This is a product review of the Made for iPhone hearing aid interface. It covers the usability of iPhone integration features but only touches on the particular hearing aid I have, since there are several Made for iPhone hearing aid models.
I’ve had the telltale signs for awhile now – not hearing timers go off, comically misinterpreting words in a conversation, turning up the volume on everything to 10. It was time for hearing aids. In typical geek fashion, I was not concerned about how they would look, but I did care about how they would connect to my phone and my car.
Bart Busschots stands in for a vacationing Allison Sheridan. Since the show is recorded on St. Patrick’s Day, Bart starts with a recipe for an Irish hot whiskey. Then we have a review of MFi Hearing Aids from listener Gretchen, an interview with Wonder Workshop recorded by Allison & Steve at CES earlier this year, an AppleTV & AirPod dumb question & answer from listener Dick, an iCloud Photo library syncing story from Allison, a review of Mylio from listener Tom, and finally a solo Security Bits from Bart.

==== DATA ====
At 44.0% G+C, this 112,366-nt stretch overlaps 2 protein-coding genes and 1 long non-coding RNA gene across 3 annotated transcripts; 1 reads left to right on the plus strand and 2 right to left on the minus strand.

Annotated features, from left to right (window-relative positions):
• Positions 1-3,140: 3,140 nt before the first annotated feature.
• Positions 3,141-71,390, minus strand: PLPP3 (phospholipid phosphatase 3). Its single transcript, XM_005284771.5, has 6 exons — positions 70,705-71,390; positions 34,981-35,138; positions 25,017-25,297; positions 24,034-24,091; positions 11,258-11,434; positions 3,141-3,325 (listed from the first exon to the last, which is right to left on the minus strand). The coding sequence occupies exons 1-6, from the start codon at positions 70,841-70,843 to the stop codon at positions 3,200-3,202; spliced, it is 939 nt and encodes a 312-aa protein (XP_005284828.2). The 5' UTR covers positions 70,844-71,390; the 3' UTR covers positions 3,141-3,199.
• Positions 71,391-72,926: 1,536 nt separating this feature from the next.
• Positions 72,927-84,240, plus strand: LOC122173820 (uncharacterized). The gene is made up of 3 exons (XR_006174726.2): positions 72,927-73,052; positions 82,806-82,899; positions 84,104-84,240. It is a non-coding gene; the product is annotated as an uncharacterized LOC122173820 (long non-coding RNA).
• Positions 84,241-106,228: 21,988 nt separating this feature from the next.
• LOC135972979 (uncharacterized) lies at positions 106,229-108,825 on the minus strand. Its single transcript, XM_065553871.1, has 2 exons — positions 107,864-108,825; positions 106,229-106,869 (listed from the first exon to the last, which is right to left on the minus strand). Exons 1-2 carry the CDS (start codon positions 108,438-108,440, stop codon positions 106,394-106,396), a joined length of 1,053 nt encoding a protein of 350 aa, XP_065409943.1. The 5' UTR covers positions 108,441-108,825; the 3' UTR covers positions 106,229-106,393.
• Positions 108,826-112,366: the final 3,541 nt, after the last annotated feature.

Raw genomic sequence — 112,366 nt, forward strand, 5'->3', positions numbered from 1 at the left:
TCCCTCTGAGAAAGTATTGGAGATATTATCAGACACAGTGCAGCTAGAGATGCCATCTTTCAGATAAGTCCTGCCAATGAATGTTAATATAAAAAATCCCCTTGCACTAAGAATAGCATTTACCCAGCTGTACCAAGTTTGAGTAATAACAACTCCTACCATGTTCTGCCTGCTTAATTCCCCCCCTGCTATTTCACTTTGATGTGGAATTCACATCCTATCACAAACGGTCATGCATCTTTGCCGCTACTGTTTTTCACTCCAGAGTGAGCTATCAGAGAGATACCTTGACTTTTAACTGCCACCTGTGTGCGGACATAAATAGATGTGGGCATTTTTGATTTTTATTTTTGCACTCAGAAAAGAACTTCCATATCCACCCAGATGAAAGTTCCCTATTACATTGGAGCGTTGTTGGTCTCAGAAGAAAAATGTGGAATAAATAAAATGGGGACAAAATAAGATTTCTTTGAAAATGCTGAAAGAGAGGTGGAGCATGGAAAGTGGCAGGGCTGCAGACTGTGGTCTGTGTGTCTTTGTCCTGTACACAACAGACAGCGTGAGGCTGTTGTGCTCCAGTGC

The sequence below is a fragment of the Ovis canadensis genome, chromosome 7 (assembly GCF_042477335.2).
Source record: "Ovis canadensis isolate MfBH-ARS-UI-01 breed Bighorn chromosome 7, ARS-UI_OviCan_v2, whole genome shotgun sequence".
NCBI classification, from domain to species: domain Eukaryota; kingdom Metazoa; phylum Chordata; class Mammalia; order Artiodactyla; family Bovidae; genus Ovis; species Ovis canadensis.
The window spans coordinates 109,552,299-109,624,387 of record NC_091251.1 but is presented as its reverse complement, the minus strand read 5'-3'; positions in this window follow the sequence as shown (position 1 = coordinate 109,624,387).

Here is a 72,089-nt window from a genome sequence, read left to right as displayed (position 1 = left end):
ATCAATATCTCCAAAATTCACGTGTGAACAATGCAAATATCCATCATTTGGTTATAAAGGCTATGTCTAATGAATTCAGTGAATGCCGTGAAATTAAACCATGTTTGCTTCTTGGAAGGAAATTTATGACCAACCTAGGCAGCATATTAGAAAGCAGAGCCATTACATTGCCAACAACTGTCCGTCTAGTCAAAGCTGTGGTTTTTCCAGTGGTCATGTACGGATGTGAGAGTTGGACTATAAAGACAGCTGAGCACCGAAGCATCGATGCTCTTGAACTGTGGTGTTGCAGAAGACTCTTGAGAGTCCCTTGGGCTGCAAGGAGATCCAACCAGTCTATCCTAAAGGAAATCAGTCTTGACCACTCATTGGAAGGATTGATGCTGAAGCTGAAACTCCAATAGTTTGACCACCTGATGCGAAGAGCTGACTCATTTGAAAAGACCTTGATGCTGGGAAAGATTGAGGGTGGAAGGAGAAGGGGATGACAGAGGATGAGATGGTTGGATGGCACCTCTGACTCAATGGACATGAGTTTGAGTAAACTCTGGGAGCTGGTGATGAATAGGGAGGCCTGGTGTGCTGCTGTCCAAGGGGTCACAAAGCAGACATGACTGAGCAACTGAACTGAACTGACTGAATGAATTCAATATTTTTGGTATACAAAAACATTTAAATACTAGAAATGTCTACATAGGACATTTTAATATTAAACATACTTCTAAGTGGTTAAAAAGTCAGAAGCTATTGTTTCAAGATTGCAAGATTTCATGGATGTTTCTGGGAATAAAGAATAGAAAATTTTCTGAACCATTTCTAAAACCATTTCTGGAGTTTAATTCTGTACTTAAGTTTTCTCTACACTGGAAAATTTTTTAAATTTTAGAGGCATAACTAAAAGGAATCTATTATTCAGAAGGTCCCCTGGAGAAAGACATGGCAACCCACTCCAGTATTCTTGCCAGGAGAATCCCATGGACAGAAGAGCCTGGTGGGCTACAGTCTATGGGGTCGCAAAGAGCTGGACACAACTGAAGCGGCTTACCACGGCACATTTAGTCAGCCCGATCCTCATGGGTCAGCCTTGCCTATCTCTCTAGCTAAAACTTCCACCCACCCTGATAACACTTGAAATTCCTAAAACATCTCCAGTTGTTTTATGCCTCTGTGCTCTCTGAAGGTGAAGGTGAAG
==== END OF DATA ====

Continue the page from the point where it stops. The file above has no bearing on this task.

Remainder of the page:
CES was a complete blast this year. We got to hang out with Dave Hamilton, John F. Braun, and Jeff Gamet. Oh, and Chuck Joiner was there too. We stayed at the same hotel, and traveled to the special press events together but then we pretty much scattered to do our own thing. We also got to hang out with Joe Dugandzic from Smarter Home Life. We dragged him along (kicking and screaming) to a DTNS meetup where we met a bunch of fun people. You’ve already heard Joe on Chit Chat Across the Pond from this week where we talked about his journey from Youtuber to full-time employee at Lynky, a smart home device company.
Then NosillaCastaway Joe LaGreca came out on Wednesday and we did the actual Convention Center walk. Steve and I did 28 interviews, 25 of which were at press events, and only 3 of which were at the Convention Center halls. The press events are 1-200 vendors, while the actual Convention Center is so darn huge it’s overwhelming. Plus by that time we’ve been there for three days and we’re kind of burned out!
This week our guest is Allison Hartley. Allison is the Manager of the Napa Branch of the California department of Rehabilitation, and a podcaster. She co-hosts both the Tech Doctor Podcast with Dr. Robert Carter (dr-carter.com/…) and That Blind Tech Show (blindabilities.com/…).
Allison joins us to talk about the less than smooth experience she had upgrading to iPhone X. You might think it was hard because she’s blind, but accessibility had nothing to do with it. We talk a bit about whether Apple has taken their eye off the ball about quality lately (spoiler alert, yes!).
You can follow Allison on Twitter @hot4technology.